- BC Games
Combat instructor fights her way from Middle-earth to Bowen Island
After spending 10 years in New Zealand working on the Lord of the Rings Trilogy as a motion capture director and fight choreographer, Carrie Thiel decided to trade the fictional setting of Middle-earth for a more contemporary and realistic world of Bowen Island.
A quest she embraced when her husband accepted a job with Pixar in Vancouver.
"We looked at the map and couldn't help but notice this little island west of the city, seemingly not too far away. 'Do you think people commute from there?' We were drawn to Bowen from the beginning, and were willing to find out! So glad we did,” Thiel says.
Being hired by director Peter Jackson’s company to design the movement and fighting styles for both human and non-human characters within the Lord of the Rings series proved to be extremely rewarding.
“Though there are many memorable experiences from my years in Middle-earth, including the (motion) capture of horses, ring wraiths, the army of the dead, and every other orc, uruk, elf and human, one stands out as my proudest,” Thiel recalls.
“After working with Orlando Bloom on "Elvin" movement for the character Legolas, I am pleased to say that when I watch the fellowship on their journey, way up on the mountain, small specs on the big screen, I can tell which one is the Elf. A costume will only serve an actor or stunt performer so far. This is why I love working on movement and character with actors, stuntmen and animators alike.”
Certified as a professional fight director and instructor, Thiel's qualifications also include, actor combatant certification with the Society of American Fight Directors, and dramatic combat training with the British Academy and with the United Stuntmen’s Association. Combined with being a professional actor and singer Thiel has worked on such films as Alexander, Kingdom of Heaven and Superman Returns.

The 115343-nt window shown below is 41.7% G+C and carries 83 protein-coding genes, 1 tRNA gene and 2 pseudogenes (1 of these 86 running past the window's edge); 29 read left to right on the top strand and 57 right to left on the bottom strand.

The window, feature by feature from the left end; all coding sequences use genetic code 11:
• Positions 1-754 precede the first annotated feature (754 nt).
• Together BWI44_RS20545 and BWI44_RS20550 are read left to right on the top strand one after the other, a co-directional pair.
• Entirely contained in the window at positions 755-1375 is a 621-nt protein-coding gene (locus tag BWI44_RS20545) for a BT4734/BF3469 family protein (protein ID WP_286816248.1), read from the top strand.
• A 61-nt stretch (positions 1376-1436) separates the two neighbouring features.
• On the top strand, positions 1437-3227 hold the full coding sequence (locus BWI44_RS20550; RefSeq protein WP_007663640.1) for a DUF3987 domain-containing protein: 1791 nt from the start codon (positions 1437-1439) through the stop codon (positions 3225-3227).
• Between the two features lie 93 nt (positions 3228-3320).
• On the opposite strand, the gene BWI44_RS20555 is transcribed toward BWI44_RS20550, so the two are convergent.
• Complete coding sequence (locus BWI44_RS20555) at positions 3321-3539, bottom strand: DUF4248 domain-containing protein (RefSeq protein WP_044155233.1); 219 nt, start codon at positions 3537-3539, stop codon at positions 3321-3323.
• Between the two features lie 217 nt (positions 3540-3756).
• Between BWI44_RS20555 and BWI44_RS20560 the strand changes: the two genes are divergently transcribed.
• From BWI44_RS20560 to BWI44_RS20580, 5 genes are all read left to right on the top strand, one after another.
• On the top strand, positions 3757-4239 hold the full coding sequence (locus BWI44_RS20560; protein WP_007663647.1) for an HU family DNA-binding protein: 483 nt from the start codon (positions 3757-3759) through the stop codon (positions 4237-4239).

Combining fight patterns with dramatic movements has led Thiel to design a theatrical/staged combat course for children ages eight through to 17.
“Everywhere I look I see kids picking up sticks and 'play fighting.' So if kids can't resist doing this, why fight it?" Thiel asks.
Whether she’s taking on a persona of a mythical humanoid or an elven lord, creating a controlled environment for “play fighting” teaches children how to have fun safely while they play these types of games.
“By teaching the dance, as opposed to the fight, and breaking down the illusions they see on screen, we can empower, as well as encourage kids to be creative.
Children can then channel and create their own 'inner hero' armed with the knowledge and practice of fundamental movement patterns," Thiel says.
Influenced by gymnastics, pilates, martial arts, dance and theatre, the combat instructor's awareness of safety, proper body mechanics and — most importantly —fun is at the heart of all her courses. To learn more about Thiel’s adventures with film, visit her website at www.carriethiel.com. It's also not too late to sign up for the theatrical combat courses. Go to http://www.bowencommunityrecreation.com and register.